# Difference between revisions of "Applied/ACMS/absF20"

(Created page with "= ACMS Abstracts: Fall 2020 = === Nick Ouellette (Stanford) === Title: Tensor Geometry in the Turbulent Cascade Abstract: Perhaps the defining characteristic of turbulent f...") |
|||

Line 6: | Line 6: | ||

Abstract: Perhaps the defining characteristic of turbulent flows is the directed flux of energy from the scales at which it is injected into the flow to the scales at which it is dissipated. Often, we think about this transfer of energy in a Fourier sense; but in doing so, we obscure its mechanistic origins and lose any connection to the spatial structure of the flow field. Alternatively, quite a bit of work has been done to try to tie the cascade process to flow structures; but such approaches lead to results that seem to be at odds with observations. Here, I will discuss what we can learn from a different way of thinking about the cascade, this time as a purely mechanical process where some scales do work on others and thereby transfer energy. This interpretation highlights the fundamental importance of the geometric alignment between the turbulent stress tensor and the scale-local rate of strain tensor, since if they are misaligned with each other, no work can be done and no energy will be transferred. We find that (perhaps surprisingly) these two tensors are in general quite poorly aligned, making the cascade a highly inefficient process. Our analysis indicates that although some aspects of this tensor alignment are dynamical, the quadratic nature of Navier-Stokes nonlinearity and the embedding dimension provide significant constraints, with potential implications for turbulence modeling. | Abstract: Perhaps the defining characteristic of turbulent flows is the directed flux of energy from the scales at which it is injected into the flow to the scales at which it is dissipated. Often, we think about this transfer of energy in a Fourier sense; but in doing so, we obscure its mechanistic origins and lose any connection to the spatial structure of the flow field. Alternatively, quite a bit of work has been done to try to tie the cascade process to flow structures; but such approaches lead to results that seem to be at odds with observations. Here, I will discuss what we can learn from a different way of thinking about the cascade, this time as a purely mechanical process where some scales do work on others and thereby transfer energy. This interpretation highlights the fundamental importance of the geometric alignment between the turbulent stress tensor and the scale-local rate of strain tensor, since if they are misaligned with each other, no work can be done and no energy will be transferred. We find that (perhaps surprisingly) these two tensors are in general quite poorly aligned, making the cascade a highly inefficient process. Our analysis indicates that although some aspects of this tensor alignment are dynamical, the quadratic nature of Navier-Stokes nonlinearity and the embedding dimension provide significant constraints, with potential implications for turbulence modeling. | ||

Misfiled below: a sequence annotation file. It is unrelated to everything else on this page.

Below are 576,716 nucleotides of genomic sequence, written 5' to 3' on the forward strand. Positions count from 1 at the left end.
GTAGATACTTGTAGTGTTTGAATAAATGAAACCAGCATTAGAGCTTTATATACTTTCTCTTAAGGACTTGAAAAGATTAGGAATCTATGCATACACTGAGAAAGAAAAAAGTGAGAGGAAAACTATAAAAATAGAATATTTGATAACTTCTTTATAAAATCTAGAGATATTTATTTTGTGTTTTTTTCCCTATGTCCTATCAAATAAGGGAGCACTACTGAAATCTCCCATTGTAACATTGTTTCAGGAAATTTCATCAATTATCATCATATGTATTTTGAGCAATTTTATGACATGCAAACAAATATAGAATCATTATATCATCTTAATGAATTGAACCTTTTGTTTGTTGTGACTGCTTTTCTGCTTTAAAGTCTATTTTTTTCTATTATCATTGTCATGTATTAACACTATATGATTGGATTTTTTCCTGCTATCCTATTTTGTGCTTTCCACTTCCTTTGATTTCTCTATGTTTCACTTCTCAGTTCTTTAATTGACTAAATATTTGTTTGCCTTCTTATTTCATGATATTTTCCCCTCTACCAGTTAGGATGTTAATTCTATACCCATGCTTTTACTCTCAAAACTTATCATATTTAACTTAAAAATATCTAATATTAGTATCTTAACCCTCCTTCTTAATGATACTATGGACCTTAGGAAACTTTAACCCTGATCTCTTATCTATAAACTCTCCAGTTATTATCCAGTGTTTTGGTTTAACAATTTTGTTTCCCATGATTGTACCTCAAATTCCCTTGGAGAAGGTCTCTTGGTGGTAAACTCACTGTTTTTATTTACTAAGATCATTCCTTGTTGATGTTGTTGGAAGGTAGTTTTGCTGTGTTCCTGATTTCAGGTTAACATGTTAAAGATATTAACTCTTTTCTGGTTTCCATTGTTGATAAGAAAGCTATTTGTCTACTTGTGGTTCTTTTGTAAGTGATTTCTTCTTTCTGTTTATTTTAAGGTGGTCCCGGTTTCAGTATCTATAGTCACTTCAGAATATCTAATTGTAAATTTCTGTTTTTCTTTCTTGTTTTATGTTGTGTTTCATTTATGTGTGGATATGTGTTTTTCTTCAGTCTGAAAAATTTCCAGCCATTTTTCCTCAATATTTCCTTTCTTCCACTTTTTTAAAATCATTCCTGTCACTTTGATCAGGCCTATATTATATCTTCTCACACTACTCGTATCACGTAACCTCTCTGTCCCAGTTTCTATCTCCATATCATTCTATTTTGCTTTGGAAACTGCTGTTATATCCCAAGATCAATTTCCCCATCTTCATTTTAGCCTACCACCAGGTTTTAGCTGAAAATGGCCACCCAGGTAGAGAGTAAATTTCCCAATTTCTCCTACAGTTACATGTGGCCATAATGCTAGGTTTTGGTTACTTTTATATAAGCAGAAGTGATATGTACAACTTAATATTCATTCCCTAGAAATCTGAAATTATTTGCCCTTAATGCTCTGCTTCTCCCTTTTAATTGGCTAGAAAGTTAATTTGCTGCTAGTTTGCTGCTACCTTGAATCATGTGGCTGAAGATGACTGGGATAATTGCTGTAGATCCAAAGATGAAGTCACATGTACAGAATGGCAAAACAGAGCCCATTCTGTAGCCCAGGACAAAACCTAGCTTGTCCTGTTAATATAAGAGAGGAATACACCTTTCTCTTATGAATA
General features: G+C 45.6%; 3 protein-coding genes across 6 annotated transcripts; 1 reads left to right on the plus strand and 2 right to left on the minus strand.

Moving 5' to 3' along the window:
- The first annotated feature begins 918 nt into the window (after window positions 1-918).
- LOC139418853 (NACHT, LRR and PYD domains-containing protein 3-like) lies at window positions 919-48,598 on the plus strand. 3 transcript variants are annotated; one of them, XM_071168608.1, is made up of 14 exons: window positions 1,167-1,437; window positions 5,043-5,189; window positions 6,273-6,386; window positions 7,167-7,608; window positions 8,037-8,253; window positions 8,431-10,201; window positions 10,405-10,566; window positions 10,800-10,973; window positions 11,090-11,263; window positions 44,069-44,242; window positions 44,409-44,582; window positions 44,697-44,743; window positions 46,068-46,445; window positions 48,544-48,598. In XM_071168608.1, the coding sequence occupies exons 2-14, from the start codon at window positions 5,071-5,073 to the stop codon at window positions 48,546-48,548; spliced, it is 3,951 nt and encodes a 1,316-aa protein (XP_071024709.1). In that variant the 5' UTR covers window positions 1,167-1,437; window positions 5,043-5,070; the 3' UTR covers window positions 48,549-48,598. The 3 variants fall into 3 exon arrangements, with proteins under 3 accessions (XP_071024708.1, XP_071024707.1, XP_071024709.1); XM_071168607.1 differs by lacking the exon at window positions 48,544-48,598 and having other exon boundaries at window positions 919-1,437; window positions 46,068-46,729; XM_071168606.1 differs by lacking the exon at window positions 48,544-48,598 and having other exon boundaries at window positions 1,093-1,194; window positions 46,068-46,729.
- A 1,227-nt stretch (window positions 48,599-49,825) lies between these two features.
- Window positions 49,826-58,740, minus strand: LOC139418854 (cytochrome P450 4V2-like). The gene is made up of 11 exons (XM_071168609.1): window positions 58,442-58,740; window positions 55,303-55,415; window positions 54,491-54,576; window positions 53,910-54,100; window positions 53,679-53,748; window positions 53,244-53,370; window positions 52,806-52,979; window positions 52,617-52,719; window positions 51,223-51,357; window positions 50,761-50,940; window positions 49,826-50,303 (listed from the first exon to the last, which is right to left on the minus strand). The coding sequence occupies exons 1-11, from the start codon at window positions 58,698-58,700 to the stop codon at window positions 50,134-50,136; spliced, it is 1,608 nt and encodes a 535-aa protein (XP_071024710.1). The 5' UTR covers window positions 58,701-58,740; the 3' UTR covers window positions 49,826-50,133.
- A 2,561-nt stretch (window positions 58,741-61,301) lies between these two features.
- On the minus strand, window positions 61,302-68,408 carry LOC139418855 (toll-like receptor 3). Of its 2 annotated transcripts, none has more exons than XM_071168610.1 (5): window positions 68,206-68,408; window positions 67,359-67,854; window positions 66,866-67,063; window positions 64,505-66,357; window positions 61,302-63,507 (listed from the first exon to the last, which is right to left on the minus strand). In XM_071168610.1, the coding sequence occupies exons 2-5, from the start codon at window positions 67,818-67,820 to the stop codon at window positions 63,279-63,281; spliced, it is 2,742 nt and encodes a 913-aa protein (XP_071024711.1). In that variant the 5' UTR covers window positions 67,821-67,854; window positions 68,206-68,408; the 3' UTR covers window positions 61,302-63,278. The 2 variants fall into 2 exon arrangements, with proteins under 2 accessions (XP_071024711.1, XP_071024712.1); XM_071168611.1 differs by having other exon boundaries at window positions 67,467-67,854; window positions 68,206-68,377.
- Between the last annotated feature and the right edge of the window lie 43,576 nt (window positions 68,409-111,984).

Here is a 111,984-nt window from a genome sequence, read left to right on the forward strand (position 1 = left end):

+ | |||

+ | === Harry Lee (UW Madison) === | ||

+ | |||

+ | Title: Recent extension of V.I. Arnold's and J.L. Synge's mathematical theory of shear flows | ||

+ | |||

+ | Abstract: |

## Revision as of 12:55, 19 August 2020

# ACMS Abstracts: Fall 2020

### Nick Ouellette (Stanford)

Title: Tensor Geometry in the Turbulent Cascade

Abstract: Perhaps the defining characteristic of turbulent flows is the directed flux of energy from the scales at which it is injected into the flow to the scales at which it is dissipated. Often, we think about this transfer of energy in a Fourier sense; but in doing so, we obscure its mechanistic origins and lose any connection to the spatial structure of the flow field. Alternatively, quite a bit of work has been done to try to tie the cascade process to flow structures; but such approaches lead to results that seem to be at odds with observations. Here, I will discuss what we can learn from a different way of thinking about the cascade, this time as a purely mechanical process where some scales do work on others and thereby transfer energy. This interpretation highlights the fundamental importance of the geometric alignment between the turbulent stress tensor and the scale-local rate of strain tensor, since if they are misaligned with each other, no work can be done and no energy will be transferred. We find that (perhaps surprisingly) these two tensors are in general quite poorly aligned, making the cascade a highly inefficient process. Our analysis indicates that although some aspects of this tensor alignment are dynamical, the quadratic nature of Navier-Stokes nonlinearity and the embedding dimension provide significant constraints, with potential implications for turbulence modeling.

### Harry Lee (UW Madison)

Title: Recent extension of V.I. Arnold's and J.L. Synge's mathematical theory of shear flows

Abstract: